Alternatives for the West Coast Groundfish Adaptive Management Program
Towne, Sarah Elizabeth
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The West Coast groundfish individual fishing quota program divided fishing rights among commercial trawl fishermen into transferable quota shares in 2011. Instead of allocating the full 100% of shares to fishermen, the Pacific Fishery Management Council made a bold decision to hold 10% of the quota shares for each of 28 species aside in an adaptive management program. These shares were an insurance policy for the substantial changes occurring under the new management regime; by holding something aside, the Council could later direct these shares toward one or more of the five adaptive management program objectives: stabilizing fishing communities, stabilizing fish processors, facilitating new entrants, addressing conservation concerns, or responding to other unintended outcomes of the individual fishing quota program. But after almost five years, the Council has not yet developed the adaptive management program and the shares have not been assigned to meet their intended objectives. Instead current quota share owners receive adaptive management program quota pounds in addition to what they already own. Here, I suggest six policy options for the adaptive management program to meet the Council’s stated objectives, and consider each option in terms of effectiveness, politically viability and implementation feasibility. While no policy can clearly be seen as superior to others using the dimensions analyzed, the strengths and weaknesses of the various options become more transparent. This assessment can contribute to continued discussion in the Council process.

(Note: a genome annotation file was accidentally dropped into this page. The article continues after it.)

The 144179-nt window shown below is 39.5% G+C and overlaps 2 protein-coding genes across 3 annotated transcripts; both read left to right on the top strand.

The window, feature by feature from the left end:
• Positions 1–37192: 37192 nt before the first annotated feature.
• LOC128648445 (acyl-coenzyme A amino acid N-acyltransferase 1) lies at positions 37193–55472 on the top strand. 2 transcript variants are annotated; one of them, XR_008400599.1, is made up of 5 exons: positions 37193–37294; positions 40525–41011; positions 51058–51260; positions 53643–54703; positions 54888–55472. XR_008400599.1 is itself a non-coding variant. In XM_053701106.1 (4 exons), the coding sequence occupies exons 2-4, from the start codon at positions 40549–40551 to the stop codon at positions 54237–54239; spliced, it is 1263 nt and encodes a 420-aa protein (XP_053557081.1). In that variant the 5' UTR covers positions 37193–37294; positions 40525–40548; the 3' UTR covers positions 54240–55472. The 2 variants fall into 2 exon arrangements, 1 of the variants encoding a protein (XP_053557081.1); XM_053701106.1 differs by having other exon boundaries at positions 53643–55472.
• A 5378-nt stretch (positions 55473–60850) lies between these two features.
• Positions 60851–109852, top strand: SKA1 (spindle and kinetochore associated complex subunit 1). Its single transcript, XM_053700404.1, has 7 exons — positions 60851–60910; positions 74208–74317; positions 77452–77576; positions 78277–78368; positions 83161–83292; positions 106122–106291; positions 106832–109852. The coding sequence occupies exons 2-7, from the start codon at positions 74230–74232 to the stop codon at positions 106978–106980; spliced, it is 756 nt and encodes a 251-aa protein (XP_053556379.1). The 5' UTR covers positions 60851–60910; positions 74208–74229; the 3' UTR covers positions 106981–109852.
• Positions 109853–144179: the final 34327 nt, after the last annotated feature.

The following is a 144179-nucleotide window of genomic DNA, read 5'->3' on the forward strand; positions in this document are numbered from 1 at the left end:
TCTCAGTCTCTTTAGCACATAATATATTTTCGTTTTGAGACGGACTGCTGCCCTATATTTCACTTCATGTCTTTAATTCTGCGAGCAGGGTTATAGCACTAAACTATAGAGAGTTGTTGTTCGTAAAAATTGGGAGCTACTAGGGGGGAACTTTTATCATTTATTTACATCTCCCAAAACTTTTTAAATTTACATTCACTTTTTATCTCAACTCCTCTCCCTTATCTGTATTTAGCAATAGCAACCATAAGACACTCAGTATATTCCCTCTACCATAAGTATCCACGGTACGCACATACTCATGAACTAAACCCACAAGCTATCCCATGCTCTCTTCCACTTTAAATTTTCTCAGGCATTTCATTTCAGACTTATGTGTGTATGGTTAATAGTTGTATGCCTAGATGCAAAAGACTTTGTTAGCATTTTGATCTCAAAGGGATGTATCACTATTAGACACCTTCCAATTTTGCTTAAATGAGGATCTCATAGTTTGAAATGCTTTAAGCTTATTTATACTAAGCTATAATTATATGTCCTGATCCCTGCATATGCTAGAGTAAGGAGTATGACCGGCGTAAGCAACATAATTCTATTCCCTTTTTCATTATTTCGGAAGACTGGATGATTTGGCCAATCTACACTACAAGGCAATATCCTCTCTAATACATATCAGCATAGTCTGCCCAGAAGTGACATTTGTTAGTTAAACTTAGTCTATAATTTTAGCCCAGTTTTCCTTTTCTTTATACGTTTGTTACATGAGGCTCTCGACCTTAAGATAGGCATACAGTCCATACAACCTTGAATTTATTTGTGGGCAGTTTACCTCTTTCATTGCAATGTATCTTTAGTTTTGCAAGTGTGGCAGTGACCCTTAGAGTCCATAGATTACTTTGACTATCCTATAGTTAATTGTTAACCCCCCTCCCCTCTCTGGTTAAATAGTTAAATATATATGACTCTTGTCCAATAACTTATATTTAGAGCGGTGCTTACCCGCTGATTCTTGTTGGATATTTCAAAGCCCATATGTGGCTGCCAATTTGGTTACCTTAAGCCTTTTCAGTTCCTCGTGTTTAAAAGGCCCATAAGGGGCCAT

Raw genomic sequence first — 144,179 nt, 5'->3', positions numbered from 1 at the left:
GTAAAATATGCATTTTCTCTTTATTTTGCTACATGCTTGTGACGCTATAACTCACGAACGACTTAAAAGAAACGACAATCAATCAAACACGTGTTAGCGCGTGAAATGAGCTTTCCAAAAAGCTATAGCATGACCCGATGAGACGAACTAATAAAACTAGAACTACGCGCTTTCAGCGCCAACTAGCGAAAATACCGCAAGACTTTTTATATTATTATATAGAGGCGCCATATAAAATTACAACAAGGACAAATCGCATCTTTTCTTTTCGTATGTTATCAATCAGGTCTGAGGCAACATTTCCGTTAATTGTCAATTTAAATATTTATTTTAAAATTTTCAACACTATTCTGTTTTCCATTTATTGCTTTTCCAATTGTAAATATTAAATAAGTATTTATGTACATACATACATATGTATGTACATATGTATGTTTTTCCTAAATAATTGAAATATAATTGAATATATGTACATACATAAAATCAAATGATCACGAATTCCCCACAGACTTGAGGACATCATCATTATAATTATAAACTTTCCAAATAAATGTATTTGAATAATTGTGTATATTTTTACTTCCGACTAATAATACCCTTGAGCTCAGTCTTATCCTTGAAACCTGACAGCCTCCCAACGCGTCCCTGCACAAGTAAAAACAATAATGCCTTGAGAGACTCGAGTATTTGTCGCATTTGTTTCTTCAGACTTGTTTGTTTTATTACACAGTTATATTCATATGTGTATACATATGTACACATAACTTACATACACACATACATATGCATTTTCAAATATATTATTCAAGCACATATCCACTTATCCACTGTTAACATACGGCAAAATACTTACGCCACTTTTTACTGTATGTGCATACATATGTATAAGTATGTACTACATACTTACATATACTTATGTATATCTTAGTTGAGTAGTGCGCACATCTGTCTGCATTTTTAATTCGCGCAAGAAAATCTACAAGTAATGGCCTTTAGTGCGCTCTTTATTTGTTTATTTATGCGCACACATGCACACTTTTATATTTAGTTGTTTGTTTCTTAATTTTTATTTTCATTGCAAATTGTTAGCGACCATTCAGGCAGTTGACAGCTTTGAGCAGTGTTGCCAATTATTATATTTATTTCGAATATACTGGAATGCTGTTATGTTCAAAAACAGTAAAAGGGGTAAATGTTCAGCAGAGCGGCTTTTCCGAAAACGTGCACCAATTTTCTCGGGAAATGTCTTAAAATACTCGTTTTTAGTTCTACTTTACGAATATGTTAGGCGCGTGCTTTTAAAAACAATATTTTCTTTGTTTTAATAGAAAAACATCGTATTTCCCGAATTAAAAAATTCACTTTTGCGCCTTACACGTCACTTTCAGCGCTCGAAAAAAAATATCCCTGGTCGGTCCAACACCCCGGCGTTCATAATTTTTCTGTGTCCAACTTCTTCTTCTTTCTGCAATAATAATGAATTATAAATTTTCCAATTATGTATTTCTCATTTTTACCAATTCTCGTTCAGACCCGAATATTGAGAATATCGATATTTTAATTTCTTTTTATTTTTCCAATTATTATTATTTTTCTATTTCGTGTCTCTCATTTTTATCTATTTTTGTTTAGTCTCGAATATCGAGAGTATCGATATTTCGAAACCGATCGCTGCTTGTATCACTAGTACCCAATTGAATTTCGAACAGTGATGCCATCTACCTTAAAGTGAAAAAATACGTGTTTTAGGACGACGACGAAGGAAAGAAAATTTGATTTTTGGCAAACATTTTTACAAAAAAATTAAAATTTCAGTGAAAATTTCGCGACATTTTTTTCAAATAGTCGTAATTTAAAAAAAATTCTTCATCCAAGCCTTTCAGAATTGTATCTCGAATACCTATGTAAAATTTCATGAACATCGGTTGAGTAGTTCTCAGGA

- Marine affairs